Speaking of the price the dealer pays for inventory, forget about the notion of discovering the invoice price of the car you wish to buy and negotiating up from that price. That’s exactly what they want you to do. Any invoice price published on the web is a scam orchestrated by the car manufacturers to convince you that you can out-negotiate a car dealer. Forget it. They are the pros and unless you buy and sell cars every day as a business, you are an amateur, a sheep waiting to be fleeced. You can’t out-negotiate them unless you use a reverse auction. Any published invoice price on the net is bogus and car buying sites that will connect you with a dealer willing to sell you a car at $129 or $200 or whatever over invoice are getting a kick-back from the dealer if you buy based on that referral. The referrer makes money and the dealer makes money even if he sells you the car at the so-called invoice price, because you are so smart and such a great negotiator, so anything over the invoice price is gravy. No merchant in his right mind is going to disclose the price he pays for inventory. If you think otherwise, well, disregard my advice and experience and do your own thing, and best of luck.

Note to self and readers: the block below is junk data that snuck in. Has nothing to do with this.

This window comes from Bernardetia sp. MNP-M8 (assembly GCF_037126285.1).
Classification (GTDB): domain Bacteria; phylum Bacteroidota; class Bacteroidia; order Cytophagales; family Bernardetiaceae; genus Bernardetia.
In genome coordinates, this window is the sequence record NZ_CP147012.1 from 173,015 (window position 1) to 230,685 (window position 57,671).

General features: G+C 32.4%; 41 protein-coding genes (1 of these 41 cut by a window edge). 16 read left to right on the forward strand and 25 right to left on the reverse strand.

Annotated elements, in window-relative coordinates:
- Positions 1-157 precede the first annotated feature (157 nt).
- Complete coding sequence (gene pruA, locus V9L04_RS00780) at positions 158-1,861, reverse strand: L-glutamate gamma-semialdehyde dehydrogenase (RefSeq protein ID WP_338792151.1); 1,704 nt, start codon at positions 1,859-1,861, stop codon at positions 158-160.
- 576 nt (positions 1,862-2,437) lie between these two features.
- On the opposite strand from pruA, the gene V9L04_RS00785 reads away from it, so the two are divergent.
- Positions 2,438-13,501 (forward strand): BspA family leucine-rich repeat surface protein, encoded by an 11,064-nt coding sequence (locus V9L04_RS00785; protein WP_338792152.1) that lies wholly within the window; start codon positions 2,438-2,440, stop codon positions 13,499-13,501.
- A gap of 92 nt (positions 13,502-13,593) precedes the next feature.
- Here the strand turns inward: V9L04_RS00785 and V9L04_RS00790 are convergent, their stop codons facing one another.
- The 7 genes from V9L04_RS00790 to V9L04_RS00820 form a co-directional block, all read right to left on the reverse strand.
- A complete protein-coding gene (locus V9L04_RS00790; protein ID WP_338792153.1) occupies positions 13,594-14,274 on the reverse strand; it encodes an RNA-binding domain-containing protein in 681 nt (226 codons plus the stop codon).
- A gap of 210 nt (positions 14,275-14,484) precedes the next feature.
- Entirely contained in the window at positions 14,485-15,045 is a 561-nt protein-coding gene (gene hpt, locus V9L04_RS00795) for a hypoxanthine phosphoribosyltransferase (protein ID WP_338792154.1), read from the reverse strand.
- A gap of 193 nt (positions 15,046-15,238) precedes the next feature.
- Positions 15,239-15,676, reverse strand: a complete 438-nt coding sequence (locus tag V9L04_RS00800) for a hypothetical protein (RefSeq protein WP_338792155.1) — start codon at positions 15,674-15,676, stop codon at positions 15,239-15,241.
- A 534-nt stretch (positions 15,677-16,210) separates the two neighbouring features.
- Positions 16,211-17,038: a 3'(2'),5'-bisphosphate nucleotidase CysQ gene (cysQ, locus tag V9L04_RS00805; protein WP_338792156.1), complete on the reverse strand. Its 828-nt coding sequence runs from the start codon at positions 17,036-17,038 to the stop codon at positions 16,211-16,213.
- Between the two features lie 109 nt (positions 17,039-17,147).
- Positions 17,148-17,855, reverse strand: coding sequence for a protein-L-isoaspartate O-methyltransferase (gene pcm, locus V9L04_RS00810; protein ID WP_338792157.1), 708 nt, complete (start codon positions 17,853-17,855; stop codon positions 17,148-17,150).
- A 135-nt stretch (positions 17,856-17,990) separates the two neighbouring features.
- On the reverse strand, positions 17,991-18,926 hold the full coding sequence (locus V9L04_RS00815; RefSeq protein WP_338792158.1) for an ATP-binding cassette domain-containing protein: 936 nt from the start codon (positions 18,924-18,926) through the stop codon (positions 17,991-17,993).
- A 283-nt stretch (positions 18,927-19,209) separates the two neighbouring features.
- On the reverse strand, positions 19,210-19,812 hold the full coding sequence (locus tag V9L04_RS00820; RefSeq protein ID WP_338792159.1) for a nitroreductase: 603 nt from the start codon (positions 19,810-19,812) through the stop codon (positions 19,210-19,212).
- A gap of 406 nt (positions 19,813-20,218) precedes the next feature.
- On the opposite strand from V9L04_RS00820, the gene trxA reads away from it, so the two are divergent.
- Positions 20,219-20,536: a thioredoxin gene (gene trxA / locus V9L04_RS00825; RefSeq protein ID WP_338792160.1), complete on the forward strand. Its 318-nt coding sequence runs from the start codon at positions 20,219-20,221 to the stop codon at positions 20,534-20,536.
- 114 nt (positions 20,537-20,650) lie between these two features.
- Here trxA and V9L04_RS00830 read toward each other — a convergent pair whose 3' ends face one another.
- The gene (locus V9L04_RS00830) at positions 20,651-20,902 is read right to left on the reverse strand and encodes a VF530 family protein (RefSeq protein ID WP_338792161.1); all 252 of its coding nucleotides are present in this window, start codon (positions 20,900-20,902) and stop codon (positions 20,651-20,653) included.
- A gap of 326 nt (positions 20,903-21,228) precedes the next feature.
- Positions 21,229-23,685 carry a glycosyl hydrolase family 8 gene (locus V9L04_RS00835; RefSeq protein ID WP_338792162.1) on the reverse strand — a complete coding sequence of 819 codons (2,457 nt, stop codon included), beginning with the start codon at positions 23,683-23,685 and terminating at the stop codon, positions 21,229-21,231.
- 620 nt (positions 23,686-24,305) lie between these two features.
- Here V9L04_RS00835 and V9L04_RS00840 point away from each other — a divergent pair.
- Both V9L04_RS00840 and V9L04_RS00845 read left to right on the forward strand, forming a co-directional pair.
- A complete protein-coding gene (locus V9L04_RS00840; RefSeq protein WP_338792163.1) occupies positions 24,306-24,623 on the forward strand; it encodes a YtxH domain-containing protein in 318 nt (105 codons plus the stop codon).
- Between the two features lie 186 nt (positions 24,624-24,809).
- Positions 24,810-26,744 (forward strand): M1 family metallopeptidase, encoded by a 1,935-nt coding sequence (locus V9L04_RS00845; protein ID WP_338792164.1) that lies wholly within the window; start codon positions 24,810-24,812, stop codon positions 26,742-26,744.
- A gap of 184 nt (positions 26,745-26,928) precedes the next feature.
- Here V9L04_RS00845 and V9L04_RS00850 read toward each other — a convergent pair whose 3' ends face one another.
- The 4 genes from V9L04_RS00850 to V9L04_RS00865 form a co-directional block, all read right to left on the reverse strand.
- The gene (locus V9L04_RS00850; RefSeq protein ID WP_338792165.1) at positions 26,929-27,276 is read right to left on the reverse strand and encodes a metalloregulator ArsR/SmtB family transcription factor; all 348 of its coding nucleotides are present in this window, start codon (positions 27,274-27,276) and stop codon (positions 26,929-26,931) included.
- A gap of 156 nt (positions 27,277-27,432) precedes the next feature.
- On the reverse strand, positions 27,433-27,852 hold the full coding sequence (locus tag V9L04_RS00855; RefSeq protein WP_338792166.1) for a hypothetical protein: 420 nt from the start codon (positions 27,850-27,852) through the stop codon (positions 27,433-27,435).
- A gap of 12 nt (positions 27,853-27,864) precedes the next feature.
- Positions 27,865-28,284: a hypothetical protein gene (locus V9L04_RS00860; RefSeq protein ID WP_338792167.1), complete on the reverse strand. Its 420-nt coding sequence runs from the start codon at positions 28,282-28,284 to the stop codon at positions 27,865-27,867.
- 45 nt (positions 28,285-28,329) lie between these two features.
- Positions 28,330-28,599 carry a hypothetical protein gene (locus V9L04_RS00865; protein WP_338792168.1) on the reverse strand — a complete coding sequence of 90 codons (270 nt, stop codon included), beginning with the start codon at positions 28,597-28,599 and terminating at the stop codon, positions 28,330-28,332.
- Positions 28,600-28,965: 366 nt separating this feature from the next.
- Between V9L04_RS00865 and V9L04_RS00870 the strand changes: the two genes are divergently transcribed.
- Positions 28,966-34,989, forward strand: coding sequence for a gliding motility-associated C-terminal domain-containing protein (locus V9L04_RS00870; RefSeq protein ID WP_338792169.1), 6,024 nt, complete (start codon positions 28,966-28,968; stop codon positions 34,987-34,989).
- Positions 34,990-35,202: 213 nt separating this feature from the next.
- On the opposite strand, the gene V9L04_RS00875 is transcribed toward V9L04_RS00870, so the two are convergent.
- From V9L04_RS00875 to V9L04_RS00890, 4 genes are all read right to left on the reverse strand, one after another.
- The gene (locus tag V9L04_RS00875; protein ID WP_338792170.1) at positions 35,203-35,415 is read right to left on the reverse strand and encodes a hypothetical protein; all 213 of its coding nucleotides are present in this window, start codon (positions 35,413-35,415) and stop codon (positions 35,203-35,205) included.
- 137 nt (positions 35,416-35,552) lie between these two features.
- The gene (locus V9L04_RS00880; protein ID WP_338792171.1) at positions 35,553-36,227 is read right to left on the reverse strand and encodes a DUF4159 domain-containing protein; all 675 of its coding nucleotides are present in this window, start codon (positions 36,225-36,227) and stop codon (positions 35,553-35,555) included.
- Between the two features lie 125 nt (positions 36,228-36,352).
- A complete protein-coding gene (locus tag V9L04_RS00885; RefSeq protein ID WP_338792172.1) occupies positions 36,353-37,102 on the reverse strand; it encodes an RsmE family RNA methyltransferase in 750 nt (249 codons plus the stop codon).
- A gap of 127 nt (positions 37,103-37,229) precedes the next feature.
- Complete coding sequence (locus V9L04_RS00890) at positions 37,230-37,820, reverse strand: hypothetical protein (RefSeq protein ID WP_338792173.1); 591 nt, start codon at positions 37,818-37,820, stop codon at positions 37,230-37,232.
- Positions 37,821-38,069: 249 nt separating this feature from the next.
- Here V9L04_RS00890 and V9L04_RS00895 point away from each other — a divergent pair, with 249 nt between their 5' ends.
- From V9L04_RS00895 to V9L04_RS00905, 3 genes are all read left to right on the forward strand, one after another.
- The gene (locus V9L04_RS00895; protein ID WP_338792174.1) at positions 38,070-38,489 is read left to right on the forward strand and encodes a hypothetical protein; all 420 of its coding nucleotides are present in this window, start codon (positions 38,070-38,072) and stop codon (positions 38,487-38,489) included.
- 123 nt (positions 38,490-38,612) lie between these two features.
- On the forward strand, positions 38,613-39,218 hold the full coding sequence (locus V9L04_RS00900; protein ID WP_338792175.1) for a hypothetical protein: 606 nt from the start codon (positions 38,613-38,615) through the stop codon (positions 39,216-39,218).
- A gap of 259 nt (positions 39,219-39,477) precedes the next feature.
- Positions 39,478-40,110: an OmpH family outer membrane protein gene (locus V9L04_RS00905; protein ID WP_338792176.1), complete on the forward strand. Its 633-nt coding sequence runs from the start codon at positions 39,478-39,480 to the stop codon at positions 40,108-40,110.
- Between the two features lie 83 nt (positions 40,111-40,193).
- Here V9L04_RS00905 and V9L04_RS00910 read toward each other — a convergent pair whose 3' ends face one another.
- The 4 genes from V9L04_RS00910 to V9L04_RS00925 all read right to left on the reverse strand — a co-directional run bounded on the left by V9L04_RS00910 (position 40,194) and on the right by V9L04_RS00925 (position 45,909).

After the first round of bids are in – and now you will have email addresses of real persons – send a polite email to all listing the highest and lowest bids without disclosing the names of any of the bidders, ask them if they are willing to submit another bid and sit back and wait for the second round. You can, of course, do more than two rounds but very likely two is all you will need and if you try a third and subsequent rounds, you’ll only piss them off. Be polite and after you receive each bid, thank the person and say you will get back to him when all bids have been received. And don’t be afraid to reveal in general what you are doing. I used the term reverse auction and I disclosed right up front that I was soliciting bids from multiple dealers. If any refuse to participate, chose another from your list of dealers within your area. Now relax and be patient. You might even let a day or two go by before picking the deal you want to accept. Try to have a backup in case the first dealer backs out for any reason. Most offers won’t be bait and switch but some might say the deal they offered was only good for 24 hours and now the deal is… obviously higher than that first quote. The only real power you have is your willingness to walk away from the deal and remember; the closer to the end of the period the more likely you are to receive super-low pricing. Remember too, your goal is to get the best price available at this time and in this place. What someone else might achieve in some other market is not relevant to you. I bought a new Honda at 7% below MSRP and I don’t believe I could have done better using any other method. Good luck and feel free to comment, either with your own experience using reverse auction or to critique my technique.